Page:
Transatlantic Gardens: Literary and Ecological Form in the Long 18th Century
Short form CFP:
This panel examines links between literary and ecological form across the Atlantic in the long eighteenth century. Formal experimentation is often taken as analogue for political critique, but in the eighteenth and early nineteenth centuries, these critiques tend to be sited within specific locales. What literary shifts are enabled or enforced by divergent ecological sites? What new perspectives on formal innovation become available when we view the plantation through the lens of the garden, and vice versa?
This panel welcomes papers examining links between literary and ecological form across the Atlantic in the long eighteenth century. The eighteenth and early nineteenth centuries saw the large-scale enclosure of village commons in Britain alongside massive colonial expansion. Within this context, literary engagement with the ecological was pressed to manage both the extra-national expansion and the intra-national encroachment of sovereign power, often siting critique of political and economic changes within specific locales. Throughout the time period, poetic genres (including, but not limited to, the prospect poem, the English and colonial georgic, the Romantic nature lyric), as well as prose forms (including colonial novels, natural histories, travel narratives) negotiated these rapid shifts in local and geopolitical power.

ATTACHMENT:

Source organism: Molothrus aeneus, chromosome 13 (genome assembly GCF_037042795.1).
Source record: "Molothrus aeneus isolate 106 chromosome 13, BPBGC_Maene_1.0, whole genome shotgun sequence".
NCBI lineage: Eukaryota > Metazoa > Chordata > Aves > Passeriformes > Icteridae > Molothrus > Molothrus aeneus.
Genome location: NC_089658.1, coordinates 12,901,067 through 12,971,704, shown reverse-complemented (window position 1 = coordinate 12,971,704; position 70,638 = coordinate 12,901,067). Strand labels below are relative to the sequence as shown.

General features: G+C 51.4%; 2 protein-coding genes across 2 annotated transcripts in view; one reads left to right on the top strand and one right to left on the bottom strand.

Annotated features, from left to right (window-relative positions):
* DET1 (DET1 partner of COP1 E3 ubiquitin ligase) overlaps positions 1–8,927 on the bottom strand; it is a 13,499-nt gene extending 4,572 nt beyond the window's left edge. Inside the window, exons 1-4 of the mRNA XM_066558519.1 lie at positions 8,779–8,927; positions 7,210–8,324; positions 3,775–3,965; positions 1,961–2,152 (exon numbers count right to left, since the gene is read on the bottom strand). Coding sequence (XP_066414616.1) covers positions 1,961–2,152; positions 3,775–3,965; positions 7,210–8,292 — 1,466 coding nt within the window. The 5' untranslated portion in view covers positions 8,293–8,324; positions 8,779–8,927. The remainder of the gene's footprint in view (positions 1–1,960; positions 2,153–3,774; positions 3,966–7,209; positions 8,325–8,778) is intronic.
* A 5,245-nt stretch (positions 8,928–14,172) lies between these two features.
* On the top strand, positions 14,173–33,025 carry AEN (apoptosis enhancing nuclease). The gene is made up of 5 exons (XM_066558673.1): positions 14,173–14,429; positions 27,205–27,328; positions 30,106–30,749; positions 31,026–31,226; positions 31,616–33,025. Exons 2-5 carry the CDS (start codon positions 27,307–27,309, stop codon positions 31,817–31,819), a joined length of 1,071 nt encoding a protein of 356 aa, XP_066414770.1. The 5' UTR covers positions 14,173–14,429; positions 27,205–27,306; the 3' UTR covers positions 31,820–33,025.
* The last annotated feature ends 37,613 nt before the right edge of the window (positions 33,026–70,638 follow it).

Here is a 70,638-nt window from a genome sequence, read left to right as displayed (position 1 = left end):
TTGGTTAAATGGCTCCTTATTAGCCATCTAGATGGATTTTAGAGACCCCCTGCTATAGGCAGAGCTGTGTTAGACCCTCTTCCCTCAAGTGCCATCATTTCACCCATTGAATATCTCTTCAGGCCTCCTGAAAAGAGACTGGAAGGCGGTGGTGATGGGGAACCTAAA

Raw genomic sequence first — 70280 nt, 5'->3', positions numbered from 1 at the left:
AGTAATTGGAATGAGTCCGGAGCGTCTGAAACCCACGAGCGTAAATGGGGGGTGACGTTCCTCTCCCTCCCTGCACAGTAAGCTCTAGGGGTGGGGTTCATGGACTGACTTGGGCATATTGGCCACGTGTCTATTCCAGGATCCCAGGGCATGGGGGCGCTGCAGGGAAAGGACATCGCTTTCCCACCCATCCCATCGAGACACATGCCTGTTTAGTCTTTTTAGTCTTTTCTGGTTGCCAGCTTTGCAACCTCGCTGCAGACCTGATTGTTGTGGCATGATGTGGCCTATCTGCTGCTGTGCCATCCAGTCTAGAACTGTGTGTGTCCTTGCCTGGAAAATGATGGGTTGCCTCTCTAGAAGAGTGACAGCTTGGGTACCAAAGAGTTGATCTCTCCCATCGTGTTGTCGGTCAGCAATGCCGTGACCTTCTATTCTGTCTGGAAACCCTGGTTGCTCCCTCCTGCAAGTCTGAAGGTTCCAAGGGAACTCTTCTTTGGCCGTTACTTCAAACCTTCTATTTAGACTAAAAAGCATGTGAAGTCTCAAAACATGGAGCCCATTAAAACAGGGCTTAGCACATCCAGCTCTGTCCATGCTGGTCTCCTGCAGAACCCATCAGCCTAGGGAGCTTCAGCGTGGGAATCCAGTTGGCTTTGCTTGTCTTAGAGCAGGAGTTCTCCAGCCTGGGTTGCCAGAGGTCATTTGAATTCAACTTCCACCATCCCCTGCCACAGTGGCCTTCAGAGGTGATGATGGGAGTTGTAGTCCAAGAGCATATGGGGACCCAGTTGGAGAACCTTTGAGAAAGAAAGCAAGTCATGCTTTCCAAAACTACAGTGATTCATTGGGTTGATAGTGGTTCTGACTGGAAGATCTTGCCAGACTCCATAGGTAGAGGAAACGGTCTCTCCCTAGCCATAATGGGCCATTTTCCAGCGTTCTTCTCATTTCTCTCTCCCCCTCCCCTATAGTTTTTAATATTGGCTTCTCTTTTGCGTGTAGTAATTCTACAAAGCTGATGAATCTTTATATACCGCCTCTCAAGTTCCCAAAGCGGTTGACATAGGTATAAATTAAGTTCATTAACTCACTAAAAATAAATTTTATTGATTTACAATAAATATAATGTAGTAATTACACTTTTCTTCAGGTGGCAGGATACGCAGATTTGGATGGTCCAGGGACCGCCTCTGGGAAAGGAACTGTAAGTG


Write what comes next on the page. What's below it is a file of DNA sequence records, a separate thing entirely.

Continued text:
While eighteenth-century Georgic poems tended to describe privately owned agricultural properties as sites of both labor and leisure, training the reader’s eye to perceive managed landscapes as aesthetically pleasing, Romantic poetry tended to respond more negatively toward private (or newly-privatised) property, either through an attention to the displaced figures of the former commons or through an explicit interest in sublime landscapes that resisted being turned to agricultural usefulness. In the Americas, English methods of enclosure influenced colonial settlement, as the garden morphed into the plantation, which proved a crucial site of literary, formal, and political experimentation. Responding to the ecosystems of the colonies, natural history tomes sought to catalogue indigenous species in the Americas, provoking a poetics similarly oriented toward scientific accuracy and structural completion. Papers might examine the afterlives of the country house poem, poetic responses to enclosure, the Romantic lyric’s complex relation to sitedness, the role of gardens on the plantation, the persistence of master texts across the Atlantic, the poetics of natural history, race and ecology, enslavement and enclosure, and other forms of poetic management in the long eighteenth century.